Sometimes I bake late at night as a way to wind down after a long day of work in front of the computer. Mostly chocolate chip or peanut butter cookies, but sometimes pies, if I'm feeling a bit ambitious. (We're talking 10:30 or 11pm, after all.) Yes, there are countless nutritionists who'll tell you that late-night eating is bad for you. But I'll go out on a limb and claim that smelling freshly baked cookies close to bedtime and even eating one or two has the same soothing effect that a glass of milk before bed does.
Lately, though, I've been switching gears and baking shortbread instead. I don't know why shortbread hasn't been on the regular rotation until now. It's such a simple thing to whip up, and pretty quick, even with the time it takes to chill the dough. Laurie Colwin called it "the essence of butter". Yet, it doesn't feel as heavy as a cookie loaded with chocolate chips. Whether that is a good or bad thing is up to you.
Last week for a blogger potluck at Gojee's headquarters in Soho, I made a batch of Earl Grey Shortbread with bits of Earl Grey tea spotting throughout. Like the other great blogger dishes - Kian's Yunnan-style shrimp fried rice, Veronica's Goan shrimp curry, Chitra 's curried and creamed kale, Cathy's vegetarian chili, and Paul and Steve's cheddar-blue fricos, Barb's tiramisu, and a handful of others - it was gone by the end of the night, except for a few crumbs.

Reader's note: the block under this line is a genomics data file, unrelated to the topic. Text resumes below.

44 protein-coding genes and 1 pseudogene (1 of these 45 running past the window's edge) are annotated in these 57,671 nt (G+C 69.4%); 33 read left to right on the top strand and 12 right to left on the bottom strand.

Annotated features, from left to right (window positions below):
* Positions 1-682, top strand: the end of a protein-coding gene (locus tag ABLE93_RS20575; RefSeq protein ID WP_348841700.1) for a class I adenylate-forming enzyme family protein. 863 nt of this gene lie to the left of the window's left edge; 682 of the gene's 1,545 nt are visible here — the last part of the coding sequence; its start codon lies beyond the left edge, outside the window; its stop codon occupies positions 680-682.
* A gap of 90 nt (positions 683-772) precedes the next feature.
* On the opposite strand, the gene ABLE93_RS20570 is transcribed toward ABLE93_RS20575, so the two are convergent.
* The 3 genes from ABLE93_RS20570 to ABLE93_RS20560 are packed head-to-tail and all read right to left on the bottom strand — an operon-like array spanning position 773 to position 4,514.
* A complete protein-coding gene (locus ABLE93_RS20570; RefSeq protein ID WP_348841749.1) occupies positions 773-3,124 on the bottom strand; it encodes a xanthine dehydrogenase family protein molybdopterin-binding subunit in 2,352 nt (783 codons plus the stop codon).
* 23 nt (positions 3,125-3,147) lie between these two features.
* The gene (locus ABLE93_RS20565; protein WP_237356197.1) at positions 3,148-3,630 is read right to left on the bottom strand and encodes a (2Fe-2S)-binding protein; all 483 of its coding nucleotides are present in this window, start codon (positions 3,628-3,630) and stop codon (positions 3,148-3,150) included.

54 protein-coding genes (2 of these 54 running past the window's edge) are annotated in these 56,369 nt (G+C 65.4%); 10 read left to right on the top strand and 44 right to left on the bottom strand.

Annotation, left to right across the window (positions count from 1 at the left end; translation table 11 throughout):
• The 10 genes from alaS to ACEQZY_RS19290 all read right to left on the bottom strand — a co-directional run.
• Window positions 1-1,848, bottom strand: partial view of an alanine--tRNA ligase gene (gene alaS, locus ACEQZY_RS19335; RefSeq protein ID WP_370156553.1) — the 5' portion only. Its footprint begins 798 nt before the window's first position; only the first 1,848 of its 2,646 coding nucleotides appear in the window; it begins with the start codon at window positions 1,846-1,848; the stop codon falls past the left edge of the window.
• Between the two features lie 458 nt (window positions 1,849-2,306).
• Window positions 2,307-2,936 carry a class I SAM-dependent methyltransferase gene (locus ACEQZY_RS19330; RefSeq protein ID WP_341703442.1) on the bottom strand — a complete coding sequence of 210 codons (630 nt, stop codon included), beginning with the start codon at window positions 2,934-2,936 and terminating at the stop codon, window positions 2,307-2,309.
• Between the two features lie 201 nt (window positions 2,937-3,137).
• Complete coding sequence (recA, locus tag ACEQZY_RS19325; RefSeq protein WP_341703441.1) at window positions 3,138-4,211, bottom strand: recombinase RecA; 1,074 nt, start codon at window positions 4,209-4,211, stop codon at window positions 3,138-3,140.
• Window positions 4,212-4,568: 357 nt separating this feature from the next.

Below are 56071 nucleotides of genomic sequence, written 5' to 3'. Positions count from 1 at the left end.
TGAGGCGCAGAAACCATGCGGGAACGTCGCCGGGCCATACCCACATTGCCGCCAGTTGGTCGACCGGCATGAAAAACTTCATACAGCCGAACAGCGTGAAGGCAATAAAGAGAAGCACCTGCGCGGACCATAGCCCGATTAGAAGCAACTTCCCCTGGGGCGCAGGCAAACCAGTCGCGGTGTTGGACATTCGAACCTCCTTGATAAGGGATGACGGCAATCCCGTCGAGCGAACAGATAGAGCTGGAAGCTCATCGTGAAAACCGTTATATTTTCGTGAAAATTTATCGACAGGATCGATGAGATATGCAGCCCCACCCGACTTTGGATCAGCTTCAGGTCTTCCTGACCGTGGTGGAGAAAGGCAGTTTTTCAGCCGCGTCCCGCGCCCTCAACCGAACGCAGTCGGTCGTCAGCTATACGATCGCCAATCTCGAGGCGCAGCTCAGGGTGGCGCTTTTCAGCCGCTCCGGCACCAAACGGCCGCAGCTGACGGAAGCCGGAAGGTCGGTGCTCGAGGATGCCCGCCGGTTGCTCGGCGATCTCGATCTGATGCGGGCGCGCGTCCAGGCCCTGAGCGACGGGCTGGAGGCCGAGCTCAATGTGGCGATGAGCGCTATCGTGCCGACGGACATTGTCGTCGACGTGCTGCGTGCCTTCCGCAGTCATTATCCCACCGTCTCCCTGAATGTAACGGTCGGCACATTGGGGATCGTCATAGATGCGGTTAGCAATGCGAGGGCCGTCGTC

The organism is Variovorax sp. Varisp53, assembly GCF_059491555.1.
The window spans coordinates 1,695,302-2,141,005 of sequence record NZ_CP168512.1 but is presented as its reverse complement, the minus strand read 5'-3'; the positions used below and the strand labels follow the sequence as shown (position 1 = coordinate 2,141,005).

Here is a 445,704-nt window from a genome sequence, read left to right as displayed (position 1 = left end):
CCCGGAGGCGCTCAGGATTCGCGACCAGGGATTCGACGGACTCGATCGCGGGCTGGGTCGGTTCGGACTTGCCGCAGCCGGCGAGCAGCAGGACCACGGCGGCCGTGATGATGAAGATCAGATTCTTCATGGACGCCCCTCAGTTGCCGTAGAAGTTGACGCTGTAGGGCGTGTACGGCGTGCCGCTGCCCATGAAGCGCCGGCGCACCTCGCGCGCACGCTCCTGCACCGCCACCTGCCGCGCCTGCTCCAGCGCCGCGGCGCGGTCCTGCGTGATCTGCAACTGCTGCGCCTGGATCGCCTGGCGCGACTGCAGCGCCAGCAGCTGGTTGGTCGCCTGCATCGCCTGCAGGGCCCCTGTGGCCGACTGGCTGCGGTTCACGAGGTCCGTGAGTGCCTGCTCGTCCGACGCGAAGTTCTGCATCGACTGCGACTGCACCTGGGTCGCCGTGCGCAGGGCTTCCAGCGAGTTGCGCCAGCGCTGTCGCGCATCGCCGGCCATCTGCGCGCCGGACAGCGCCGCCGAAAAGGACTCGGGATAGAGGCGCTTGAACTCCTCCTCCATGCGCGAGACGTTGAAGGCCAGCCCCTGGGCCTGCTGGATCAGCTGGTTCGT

Trust me that it's quite addictive, and slightly caffeinated, helpful to remember if you are trying one right before bed.
Earl Grey Shortbread
Makes about 2 dozen
- 2 cups all-purpose flour
- 2 tablespoons loose Earl Grey tea leaves
- 1/2 teaspoon salt
- 3/4 cup confectioner's sugar
- 1 teaspoon vanilla extract
- 1 cup (2 sticks) butter, softened
- Mix together the flour, tea leaves, and salt until the tea leaves are speckled throughout the mixture.
- Add the confectioner's sugar, vanilla extract, and butter. Mix until a dough forms.
- Transfer the dough to a cutting board or other large clean surface and roll into a log about 2 1/2-inches in diameter. Wrap the dough tightly in plastic wrap and chill in the fridge for 30 minutes or in the freezer for 15 minutes.
- Preheat the oven to 373 degrees F.
- Slice the log into disks about 1/3-inch thick. Place the disks on a baking sheet lined with a Silpat or parchment paper, about 2 inches apart. Bake until the bottom edges are just brown, about 10 to 12 minutes, checking at the 10 minute mark. Transfer to wire racks and cool to room temperature.
Adapted from The Food Network